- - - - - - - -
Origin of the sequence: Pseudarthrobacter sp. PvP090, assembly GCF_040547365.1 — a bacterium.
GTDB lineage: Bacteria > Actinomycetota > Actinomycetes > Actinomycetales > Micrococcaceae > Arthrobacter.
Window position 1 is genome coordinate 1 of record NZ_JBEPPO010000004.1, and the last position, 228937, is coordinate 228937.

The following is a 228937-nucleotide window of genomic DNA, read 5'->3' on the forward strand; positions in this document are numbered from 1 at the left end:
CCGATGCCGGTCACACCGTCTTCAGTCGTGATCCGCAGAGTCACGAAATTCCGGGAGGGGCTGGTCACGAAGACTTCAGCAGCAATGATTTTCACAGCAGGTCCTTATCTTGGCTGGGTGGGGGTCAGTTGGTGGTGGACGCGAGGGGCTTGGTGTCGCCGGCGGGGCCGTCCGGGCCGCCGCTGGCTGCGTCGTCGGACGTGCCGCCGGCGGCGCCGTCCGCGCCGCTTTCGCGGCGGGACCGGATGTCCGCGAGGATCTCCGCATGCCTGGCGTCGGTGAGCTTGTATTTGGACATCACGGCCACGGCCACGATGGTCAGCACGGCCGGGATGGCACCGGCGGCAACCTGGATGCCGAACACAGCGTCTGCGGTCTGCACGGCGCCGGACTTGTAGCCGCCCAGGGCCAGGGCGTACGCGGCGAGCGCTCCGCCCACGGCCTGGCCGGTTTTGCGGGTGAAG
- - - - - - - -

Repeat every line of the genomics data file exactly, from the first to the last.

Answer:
Origin of the sequence: Pseudarthrobacter sp. PvP090, assembly GCF_040547365.1 — a bacterium.
GTDB lineage: Bacteria > Actinomycetota > Actinomycetes > Actinomycetales > Micrococcaceae > Arthrobacter.
Window position 1 is genome coordinate 1 of record NZ_JBEPPO010000004.1, and the last position, 228937, is coordinate 228937.

The following is a 228937-nucleotide window of genomic DNA, read 5'->3' on the forward strand; positions in this document are numbered from 1 at the left end:
CCGATGCCGGTCACACCGTCTTCAGTCGTGATCCGCAGAGTCACGAAATTCCGGGAGGGGCTGGTCACGAAGACTTCAGCAGCAATGATTTTCACAGCAGGTCCTTATCTTGGCTGGGTGGGGGTCAGTTGGTGGTGGACGCGAGGGGCTTGGTGTCGCCGGCGGGGCCGTCCGGGCCGCCGCTGGCTGCGTCGTCGGACGTGCCGCCGGCGGCGCCGTCCGCGCCGCTTTCGCGGCGGGACCGGATGTCCGCGAGGATCTCCGCATGCCTGGCGTCGGTGAGCTTGTATTTGGACATCACGGCCACGGCCACGATGGTCAGCACGGCCGGGATGGCACCGGCGGCAACCTGGATGCCGAACACAGCGTCTGCGGTCTGCACGGCGCCGGACTTGTAGCCGCCCAGGGCCAGGGCGTACGCGGCGAGCGCTCCGCCCACGGCCTGGCCGGTTTTGCGGGTGAAG